In 1919, Americans ratified the 18th amendment to the Constitution, making it illegal to manufacture, sell, transport, import, or export drinking alcohol. Prohibition, as it was popularly known, proved impossible to enforce, as tens of millions of normally law-abiding Americans either broke the law or abetted those who did. Although the consumption of alcohol did decline, opponents of Prohibition argued that it engendered crime, corruption, and a disregard for law. Organized crime flourished around the profits to be made from selling illegal alcohol, and politicians and police were bought off wholesale. Bribery and corruption, although not always alcohol related, reached into President Harding’s cabinet—and then onto the front page. This 1926 cartoon by Clive Weed in the satirical weekly Judge comments on the escalation of governmental corruption during Prohibition.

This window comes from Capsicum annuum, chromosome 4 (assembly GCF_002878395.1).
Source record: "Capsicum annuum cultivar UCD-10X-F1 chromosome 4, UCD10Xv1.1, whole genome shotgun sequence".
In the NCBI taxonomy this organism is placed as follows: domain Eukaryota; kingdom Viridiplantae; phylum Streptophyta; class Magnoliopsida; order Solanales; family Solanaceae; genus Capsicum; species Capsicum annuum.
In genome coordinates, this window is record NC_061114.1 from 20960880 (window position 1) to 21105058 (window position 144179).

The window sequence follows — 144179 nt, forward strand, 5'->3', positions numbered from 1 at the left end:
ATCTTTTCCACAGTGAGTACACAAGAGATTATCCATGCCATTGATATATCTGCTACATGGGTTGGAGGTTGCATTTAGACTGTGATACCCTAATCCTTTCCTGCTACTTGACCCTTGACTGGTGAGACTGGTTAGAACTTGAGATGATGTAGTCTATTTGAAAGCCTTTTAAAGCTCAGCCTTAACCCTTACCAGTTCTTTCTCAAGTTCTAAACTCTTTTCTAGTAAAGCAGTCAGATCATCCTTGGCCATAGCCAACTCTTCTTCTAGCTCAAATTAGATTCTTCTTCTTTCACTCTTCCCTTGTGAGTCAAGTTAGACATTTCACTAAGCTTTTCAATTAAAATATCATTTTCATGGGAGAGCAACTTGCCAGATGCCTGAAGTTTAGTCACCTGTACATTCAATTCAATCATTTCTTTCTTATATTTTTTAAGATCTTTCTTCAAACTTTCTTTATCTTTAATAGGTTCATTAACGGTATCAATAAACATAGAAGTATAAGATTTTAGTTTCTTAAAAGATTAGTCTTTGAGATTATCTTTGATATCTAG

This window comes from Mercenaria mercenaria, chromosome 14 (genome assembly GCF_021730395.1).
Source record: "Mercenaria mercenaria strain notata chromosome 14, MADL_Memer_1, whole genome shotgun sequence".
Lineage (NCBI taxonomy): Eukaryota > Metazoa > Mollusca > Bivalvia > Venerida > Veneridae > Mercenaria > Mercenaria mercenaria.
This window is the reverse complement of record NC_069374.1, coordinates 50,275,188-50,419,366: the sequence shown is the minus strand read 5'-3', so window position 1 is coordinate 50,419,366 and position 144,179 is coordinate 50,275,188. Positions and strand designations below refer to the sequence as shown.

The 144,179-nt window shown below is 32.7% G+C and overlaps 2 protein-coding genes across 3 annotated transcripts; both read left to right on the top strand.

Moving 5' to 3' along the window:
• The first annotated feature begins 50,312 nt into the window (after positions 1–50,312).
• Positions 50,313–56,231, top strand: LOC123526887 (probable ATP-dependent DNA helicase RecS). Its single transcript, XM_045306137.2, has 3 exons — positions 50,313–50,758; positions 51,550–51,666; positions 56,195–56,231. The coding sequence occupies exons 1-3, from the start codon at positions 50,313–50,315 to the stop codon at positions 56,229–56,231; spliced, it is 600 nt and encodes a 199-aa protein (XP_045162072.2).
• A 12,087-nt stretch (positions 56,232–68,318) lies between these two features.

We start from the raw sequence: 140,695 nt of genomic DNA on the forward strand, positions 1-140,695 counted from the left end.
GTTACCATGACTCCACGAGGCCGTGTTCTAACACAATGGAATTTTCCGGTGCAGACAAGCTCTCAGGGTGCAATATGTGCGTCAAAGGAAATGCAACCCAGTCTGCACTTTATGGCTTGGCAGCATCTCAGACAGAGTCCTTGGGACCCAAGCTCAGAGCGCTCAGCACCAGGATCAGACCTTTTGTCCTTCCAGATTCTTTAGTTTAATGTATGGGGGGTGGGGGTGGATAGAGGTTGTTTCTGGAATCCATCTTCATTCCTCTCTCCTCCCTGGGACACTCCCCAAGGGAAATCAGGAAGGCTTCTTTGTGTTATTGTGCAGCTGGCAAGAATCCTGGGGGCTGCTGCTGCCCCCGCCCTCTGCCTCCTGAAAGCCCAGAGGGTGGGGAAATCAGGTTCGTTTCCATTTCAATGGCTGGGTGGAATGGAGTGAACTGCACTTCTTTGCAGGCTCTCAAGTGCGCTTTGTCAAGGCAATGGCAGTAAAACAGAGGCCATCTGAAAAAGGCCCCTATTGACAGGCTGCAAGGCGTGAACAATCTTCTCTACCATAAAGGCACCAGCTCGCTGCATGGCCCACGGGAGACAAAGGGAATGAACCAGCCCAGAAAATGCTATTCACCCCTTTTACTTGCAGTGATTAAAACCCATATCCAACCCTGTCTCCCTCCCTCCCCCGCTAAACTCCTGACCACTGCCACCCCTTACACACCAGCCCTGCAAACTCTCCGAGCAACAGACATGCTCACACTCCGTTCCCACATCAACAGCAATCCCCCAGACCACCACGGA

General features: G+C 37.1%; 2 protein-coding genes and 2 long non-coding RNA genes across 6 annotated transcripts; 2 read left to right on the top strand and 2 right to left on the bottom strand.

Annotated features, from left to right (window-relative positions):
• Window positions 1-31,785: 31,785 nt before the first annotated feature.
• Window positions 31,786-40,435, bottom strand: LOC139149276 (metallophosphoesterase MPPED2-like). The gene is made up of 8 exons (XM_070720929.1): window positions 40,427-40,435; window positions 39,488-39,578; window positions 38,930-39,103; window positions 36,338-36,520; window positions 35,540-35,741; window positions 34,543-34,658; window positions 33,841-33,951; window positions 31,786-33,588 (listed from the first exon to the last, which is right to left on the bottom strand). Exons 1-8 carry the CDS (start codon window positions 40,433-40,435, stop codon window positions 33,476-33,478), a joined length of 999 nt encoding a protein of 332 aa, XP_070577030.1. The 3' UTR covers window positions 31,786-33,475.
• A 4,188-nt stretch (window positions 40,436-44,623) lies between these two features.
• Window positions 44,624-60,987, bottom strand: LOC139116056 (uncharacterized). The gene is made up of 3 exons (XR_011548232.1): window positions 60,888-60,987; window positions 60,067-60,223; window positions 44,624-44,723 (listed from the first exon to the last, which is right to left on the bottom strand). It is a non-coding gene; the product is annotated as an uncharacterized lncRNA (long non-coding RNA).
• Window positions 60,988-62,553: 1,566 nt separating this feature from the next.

Source: Clive Weed, Judge, June 12, 1926—American Social History Project.